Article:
11 shows the organization of the address space for a

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Unformatted text preview: where Á ·½ is not adjacent to Á , are caused by familiar program instructions such as jumps, calls, and returns. Such instructions are necessary mechanisms that allow programs to react to changes in internal program state represented by program variables. But systems must also be able to react to changes in system state that are not captured by internal program variables and are not necessarily related to the execution of the program. For example, a hardware timer goes off at regular intervals and must be dealt with. Packets arrive at the network adapter and must be stored in memory. Programs request data from a disk and then sleep until they are notified that the data are ready. Parent processes that create child processes must be notified when their children terminate. Modern systems react to these situations by making abrupt changes in the control flow. We refer to these abrupt changes in general as exceptional control flow. Exceptional control flow occurs at all levels of a computer system. For example, at the hardware level, events detected by the hardware trigger abrupt control transfers to exception handlers. At the operating systems level, the kernel transfers control from one user proces...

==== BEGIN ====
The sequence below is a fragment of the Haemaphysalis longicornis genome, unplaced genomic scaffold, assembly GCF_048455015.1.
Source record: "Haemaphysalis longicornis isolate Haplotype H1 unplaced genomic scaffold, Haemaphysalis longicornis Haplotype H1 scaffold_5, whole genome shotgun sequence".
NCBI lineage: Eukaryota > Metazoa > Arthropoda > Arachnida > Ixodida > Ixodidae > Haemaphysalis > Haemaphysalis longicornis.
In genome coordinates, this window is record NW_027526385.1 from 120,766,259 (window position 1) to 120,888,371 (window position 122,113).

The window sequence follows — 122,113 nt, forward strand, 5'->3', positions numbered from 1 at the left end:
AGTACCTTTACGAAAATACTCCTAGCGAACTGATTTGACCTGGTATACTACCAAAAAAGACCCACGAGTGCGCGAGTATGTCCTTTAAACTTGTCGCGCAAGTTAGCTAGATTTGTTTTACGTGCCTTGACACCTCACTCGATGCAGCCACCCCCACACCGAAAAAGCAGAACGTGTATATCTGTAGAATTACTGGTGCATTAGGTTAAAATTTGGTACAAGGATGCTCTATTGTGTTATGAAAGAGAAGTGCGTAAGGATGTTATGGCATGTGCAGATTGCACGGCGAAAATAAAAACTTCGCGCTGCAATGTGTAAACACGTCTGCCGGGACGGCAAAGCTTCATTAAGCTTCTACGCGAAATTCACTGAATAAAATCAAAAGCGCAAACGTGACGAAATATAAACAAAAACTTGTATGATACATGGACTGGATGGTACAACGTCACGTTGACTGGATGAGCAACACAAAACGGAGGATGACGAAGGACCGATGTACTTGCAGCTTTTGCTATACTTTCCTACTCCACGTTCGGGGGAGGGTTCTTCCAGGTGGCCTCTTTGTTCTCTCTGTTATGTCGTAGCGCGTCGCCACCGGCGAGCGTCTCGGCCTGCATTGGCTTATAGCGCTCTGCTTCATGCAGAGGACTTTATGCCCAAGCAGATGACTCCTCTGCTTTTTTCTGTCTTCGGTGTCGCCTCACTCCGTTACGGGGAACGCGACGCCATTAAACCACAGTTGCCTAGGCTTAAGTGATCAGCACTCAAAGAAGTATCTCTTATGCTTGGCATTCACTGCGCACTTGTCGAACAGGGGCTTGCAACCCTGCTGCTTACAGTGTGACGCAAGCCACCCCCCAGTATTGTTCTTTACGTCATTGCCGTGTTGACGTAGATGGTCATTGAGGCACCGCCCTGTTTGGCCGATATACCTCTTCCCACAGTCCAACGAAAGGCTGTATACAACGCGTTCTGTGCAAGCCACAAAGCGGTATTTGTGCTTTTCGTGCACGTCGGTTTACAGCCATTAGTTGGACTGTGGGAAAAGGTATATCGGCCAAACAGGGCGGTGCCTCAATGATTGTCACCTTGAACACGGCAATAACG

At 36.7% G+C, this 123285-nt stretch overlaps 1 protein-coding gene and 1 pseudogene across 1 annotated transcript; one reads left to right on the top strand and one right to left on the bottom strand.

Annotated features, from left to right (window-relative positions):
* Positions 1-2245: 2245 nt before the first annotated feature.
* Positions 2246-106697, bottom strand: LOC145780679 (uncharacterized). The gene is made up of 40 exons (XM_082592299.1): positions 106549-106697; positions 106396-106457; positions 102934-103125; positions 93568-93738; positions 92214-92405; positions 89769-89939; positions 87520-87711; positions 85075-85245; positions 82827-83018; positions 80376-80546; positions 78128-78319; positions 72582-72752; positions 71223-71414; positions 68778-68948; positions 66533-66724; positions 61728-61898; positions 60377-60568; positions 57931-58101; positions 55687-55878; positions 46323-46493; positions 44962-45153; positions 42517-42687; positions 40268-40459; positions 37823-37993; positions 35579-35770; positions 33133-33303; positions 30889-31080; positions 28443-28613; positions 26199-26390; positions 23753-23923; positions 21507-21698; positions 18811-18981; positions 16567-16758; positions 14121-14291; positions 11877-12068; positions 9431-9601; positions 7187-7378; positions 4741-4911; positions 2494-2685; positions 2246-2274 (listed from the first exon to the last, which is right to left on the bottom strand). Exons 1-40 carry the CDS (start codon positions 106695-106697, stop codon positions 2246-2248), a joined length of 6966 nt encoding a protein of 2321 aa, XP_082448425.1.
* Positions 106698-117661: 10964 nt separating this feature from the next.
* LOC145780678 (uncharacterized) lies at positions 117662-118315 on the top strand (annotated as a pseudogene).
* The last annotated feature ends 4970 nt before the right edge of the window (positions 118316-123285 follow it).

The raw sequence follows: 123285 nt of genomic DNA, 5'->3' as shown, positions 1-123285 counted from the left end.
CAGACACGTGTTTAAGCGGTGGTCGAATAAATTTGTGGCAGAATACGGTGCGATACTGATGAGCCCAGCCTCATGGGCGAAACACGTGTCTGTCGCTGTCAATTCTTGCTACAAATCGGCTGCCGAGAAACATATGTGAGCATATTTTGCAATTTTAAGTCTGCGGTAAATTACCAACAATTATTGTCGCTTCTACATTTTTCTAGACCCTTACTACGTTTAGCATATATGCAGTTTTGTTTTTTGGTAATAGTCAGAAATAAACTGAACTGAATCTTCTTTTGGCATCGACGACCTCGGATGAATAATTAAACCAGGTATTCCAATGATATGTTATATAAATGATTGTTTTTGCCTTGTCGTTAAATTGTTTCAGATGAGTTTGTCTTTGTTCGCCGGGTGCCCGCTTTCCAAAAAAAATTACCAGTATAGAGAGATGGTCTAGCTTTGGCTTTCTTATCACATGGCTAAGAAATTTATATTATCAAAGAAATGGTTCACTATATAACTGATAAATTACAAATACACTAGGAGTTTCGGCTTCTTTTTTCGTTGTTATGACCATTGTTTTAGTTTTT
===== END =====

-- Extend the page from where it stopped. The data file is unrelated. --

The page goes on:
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This note was uploaded on 09/02/2010 for the course ELECTRICAL 360 taught by Professor Schultz during the Spring '10 term at BYU.

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